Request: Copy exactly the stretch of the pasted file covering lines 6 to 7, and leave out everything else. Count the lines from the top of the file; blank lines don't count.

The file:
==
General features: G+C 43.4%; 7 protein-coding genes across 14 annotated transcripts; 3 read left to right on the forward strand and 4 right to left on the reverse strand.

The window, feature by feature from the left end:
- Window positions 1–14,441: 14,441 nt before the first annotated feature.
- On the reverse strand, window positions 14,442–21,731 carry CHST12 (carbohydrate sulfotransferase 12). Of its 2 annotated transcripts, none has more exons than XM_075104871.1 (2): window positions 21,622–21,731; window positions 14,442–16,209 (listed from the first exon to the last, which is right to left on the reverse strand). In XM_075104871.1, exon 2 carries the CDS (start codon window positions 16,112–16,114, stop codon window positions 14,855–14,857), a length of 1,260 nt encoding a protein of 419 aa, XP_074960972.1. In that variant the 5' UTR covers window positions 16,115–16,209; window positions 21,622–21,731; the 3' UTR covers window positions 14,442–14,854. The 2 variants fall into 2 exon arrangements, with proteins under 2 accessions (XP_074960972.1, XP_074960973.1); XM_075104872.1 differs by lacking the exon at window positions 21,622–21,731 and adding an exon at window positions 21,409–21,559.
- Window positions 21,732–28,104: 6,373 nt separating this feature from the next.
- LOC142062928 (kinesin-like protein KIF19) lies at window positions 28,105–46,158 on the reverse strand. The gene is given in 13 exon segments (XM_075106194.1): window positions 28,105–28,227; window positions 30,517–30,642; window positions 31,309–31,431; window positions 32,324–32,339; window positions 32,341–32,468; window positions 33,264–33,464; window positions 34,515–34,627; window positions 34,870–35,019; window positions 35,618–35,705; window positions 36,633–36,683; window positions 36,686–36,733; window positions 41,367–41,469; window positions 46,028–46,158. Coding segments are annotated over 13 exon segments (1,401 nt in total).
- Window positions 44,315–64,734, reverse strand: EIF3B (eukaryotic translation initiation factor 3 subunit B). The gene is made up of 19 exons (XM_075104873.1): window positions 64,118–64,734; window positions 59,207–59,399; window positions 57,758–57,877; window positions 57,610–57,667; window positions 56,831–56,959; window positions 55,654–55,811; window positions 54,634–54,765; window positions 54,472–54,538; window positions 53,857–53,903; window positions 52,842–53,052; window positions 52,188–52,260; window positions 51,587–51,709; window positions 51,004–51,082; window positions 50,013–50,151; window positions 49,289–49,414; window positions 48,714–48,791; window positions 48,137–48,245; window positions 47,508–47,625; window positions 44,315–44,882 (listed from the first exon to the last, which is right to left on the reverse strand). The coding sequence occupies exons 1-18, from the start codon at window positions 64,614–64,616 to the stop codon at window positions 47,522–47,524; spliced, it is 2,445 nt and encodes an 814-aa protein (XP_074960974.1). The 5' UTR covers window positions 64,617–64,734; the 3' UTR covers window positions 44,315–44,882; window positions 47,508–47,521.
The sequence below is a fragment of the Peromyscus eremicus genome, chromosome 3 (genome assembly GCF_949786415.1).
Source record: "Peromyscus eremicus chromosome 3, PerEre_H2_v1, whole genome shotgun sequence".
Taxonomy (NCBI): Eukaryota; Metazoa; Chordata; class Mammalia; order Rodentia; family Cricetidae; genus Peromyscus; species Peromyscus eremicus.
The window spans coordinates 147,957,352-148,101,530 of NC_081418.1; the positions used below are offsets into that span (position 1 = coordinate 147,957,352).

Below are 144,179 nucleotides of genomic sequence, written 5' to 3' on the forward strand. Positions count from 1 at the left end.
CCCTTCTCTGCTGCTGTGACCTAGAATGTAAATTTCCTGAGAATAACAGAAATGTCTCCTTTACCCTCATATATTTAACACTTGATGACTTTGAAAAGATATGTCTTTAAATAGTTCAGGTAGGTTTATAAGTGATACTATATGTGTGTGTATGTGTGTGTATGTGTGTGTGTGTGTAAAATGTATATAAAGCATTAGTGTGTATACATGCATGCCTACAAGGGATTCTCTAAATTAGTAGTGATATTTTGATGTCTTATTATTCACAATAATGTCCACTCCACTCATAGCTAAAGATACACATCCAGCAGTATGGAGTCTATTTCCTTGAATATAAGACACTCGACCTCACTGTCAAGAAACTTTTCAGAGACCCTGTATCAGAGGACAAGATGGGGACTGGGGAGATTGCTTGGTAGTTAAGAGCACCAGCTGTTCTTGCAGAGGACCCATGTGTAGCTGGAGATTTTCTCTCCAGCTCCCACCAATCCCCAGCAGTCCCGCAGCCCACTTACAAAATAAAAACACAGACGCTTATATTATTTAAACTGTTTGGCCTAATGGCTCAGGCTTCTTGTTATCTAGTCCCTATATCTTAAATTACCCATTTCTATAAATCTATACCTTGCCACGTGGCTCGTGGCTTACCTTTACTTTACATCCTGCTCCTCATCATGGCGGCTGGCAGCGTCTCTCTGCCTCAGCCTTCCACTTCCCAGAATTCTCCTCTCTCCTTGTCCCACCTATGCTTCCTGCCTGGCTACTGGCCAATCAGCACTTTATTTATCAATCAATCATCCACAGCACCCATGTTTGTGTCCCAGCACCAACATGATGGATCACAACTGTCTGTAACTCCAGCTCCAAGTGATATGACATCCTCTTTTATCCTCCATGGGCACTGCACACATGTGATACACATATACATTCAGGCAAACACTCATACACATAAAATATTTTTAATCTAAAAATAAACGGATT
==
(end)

- LOC142062928 (kinesin-like protein KIF19) lies at window positions 28,105–46,158 on the reverse strand. The gene is given in 13 exon segments (XM_075106194.1): window positions 28,105–28,227; window positions 30,517–30,642; window positions 31,309–31,431; window positions 32,324–32,339; window positions 32,341–32,468; window positions 33,264–33,464; window positions 34,515–34,627; window positions 34,870–35,019; window positions 35,618–35,705; window positions 36,633–36,683; window positions 36,686–36,733; window positions 41,367–41,469; window positions 46,028–46,158. Coding segments are annotated over 13 exon segments (1,401 nt in total).
- Window positions 44,315–64,734, reverse strand: EIF3B (eukaryotic translation initiation factor 3 subunit B). The gene is made up of 19 exons (XM_075104873.1): window positions 64,118–64,734; window positions 59,207–59,399; window positions 57,758–57,877; window positions 57,610–57,667; window positions 56,831–56,959; window positions 55,654–55,811; window positions 54,634–54,765; window positions 54,472–54,538; window positions 53,857–53,903; window positions 52,842–53,052; window positions 52,188–52,260; window positions 51,587–51,709; window positions 51,004–51,082; window positions 50,013–50,151; window positions 49,289–49,414; window positions 48,714–48,791; window positions 48,137–48,245; window positions 47,508–47,625; window positions 44,315–44,882 (listed from the first exon to the last, which is right to left on the reverse strand). The coding sequence occupies exons 1-18, from the start codon at window positions 64,614–64,616 to the stop codon at window positions 47,522–47,524; spliced, it is 2,445 nt and encodes an 814-aa protein (XP_074960974.1). The 5' UTR covers window positions 64,617–64,734; the 3' UTR covers window positions 44,315–44,882; window positions 47,508–47,521.